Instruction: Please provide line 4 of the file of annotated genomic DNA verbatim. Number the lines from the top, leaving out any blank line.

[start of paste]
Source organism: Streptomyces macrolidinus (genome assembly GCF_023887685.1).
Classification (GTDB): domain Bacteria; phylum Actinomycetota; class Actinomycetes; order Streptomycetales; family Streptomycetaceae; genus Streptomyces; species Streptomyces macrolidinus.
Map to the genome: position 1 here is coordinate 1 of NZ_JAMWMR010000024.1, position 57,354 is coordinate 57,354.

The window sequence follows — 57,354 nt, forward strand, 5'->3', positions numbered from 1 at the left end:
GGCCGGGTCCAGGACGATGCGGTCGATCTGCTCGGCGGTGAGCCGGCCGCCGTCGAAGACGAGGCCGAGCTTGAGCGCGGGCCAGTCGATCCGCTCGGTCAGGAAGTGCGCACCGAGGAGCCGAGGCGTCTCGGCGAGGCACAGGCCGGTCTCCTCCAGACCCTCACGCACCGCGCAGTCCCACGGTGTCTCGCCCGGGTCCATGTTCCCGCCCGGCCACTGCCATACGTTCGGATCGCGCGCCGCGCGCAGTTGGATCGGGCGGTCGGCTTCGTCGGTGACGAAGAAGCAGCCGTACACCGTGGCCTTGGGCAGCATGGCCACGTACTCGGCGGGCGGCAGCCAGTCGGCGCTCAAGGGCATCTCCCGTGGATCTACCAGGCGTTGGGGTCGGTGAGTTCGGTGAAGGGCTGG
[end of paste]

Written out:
The window sequence follows — 57,354 nt, forward strand, 5'->3', positions numbered from 1 at the left end: